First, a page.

The “inner ecology” is the sense of wonder that we all have, especially as children about the world around us. But it is also the simple fact that our inner constitution is part and parcel of the environment around us. We need air to breathe and water to drink and food to sustain us. The environment that surrounds us directly provides us — physically and spiritually — with its bounty. If the outer environment is sick, then we become sick, not only physically because we are drinking impure water, or breathing polluted air, or not eating enough or consuming poorly produced food, but because we are psychologically and spiritually diminished.
You credit your Catholic education, and the various orders of nuns who were in charge of your education over time, with instilling in you an engagement with the scientific method and the use of critical thinking. Some people might find that surprising. How do you engage with people who insist that religion and science are incompatible and cancel each other out?
Science and religion are both means of discovering deeper truths about the world and the universe and our role within both. Science tries to answer the question “How?” Religion tries to answer the question “Why?” My science teachers did not seem to have a problem between their faith and pursuit of science.
Beyond that, the scientific endeavor and the practice of faith both require discipline, attention, and honesty. I engage with people of faith and scientists regularly, and I have never found it to be a problem. The more we know from science, the more we realize that there is so much we do not know. Faith will not give us the scientific answers and sometimes we have to walk both paths apart. However we believe this earth came to be, abusing it and destroying its ecosystems will ultimately bring about our end as well as destroy what the people of faith call God’s Creation.
Your book has some captivating chapters that focus on trees — what they mean to us both in practical as well as religious and aesthetic terms, and how trees themselves have at various times been seen as centers of sacredness, of our connection to spiritual knowledge and to the divine. If trees disappear from the face of the earth, among the many other serious and life-threatening consequences, we risk losing sacredness itself. You write that the “battle for control over the meaning of the spiritual landscape is an ancient one.” Can you say more about this battle over meaning?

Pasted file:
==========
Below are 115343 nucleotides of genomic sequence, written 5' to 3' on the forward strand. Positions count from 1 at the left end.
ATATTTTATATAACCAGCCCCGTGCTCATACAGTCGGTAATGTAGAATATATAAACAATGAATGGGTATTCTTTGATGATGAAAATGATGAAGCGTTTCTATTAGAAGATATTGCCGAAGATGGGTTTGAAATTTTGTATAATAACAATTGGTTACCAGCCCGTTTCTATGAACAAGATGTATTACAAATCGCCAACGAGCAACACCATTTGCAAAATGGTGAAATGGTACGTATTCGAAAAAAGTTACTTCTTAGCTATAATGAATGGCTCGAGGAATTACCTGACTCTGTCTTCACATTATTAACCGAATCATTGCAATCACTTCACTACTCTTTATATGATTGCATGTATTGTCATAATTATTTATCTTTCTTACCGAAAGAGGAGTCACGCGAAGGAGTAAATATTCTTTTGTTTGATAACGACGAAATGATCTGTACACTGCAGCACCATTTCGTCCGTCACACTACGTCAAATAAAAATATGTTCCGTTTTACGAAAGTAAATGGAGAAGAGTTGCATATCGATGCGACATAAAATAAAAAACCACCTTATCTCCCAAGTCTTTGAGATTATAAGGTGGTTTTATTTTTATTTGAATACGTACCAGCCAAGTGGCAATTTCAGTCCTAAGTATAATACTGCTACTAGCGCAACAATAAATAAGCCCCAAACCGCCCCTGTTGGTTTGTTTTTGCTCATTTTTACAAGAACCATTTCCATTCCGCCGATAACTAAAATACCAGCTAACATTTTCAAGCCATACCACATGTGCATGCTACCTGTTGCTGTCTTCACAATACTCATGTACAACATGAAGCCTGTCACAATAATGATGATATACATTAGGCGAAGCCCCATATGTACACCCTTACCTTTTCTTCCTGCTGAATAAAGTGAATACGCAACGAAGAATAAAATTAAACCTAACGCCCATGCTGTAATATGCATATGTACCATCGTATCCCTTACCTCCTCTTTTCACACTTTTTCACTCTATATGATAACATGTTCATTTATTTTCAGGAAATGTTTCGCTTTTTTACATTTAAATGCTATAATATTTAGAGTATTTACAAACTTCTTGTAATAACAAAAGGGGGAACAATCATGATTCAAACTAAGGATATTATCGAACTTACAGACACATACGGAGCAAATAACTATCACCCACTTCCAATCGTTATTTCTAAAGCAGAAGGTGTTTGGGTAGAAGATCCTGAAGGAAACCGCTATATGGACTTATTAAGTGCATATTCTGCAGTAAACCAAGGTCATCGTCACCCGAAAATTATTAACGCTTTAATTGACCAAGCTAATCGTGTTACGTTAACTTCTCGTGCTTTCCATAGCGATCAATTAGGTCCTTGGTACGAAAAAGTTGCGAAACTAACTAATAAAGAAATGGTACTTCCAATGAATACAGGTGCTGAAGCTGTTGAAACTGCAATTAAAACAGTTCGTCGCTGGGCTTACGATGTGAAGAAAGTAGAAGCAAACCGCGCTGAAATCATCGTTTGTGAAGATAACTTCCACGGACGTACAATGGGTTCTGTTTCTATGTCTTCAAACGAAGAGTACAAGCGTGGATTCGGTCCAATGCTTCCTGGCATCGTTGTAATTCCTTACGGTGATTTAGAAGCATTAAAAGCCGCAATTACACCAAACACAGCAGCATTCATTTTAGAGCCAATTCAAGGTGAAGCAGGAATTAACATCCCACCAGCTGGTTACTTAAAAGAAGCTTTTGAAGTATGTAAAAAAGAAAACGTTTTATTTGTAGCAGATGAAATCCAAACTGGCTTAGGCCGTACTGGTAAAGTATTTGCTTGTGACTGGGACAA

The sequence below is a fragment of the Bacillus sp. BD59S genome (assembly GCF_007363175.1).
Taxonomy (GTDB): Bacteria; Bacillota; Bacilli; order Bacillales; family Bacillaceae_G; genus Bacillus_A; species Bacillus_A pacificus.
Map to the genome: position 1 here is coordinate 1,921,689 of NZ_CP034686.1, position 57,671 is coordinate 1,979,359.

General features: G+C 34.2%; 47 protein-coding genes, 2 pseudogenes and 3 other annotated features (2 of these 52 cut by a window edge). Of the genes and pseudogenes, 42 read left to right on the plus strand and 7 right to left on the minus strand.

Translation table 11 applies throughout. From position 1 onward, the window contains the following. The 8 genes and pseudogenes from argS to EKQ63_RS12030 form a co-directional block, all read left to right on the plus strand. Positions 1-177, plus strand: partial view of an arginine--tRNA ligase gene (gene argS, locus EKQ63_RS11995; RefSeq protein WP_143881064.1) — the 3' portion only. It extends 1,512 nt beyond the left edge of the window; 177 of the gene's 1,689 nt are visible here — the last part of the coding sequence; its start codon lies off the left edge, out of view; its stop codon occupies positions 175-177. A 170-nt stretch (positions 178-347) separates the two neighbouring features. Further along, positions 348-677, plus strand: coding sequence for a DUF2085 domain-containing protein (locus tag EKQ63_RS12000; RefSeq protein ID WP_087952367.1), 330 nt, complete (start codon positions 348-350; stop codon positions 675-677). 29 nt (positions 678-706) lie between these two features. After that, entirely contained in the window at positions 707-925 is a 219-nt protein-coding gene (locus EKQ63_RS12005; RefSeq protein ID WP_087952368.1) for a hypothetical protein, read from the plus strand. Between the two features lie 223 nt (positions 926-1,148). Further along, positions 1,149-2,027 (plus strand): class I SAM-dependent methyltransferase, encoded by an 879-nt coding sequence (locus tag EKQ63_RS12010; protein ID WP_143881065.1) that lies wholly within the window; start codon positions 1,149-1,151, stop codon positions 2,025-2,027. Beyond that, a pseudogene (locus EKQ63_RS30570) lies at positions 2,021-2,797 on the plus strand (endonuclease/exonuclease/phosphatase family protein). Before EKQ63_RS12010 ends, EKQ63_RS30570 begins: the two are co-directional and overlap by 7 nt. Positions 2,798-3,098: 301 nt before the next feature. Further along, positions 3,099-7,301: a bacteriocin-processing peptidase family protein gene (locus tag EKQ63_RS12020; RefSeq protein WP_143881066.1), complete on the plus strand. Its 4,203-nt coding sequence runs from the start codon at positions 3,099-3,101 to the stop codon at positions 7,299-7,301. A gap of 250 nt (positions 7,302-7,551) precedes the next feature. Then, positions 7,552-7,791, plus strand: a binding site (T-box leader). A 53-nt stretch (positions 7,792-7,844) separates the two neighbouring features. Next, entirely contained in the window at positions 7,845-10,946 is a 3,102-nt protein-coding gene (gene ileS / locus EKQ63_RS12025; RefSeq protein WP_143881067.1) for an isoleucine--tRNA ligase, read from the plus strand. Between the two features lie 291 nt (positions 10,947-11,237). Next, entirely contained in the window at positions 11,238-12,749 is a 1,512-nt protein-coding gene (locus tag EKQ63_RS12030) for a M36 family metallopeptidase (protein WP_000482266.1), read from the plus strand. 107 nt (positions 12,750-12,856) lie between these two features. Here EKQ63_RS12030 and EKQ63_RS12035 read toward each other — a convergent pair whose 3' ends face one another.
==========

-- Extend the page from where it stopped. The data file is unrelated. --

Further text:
Every society throughout history has sought to interpret the world that surrounds it, and as I say in my book, very many cultures have revered the tree as a symbol of that society’s connection to the Source. I also write in my book that since time immemorial cultures have known that one way to subdue another people is to cut down the sacred groves of that people’s culture — in short, to destroy their beliefs so they will not have anything to fight for.
I was intrigued to read that many temples, churches, and other centers of worship were situated over sacred sites of previous cultures. I had a similar experience in my own culture as Christianity was being introduced and churches were often built at sites of the form of worship that was being replaced.
This suggests to me that trees, groves, and forests have had a profound impact in the spiritual and physical life of peoples. They give meaning to mysteries and to life. They provide a connection between a people and their Source, hence their sacredness. In the course of the history of humanity, this largely spiritual landscape has been important to control in order to be able to control the people and their resources.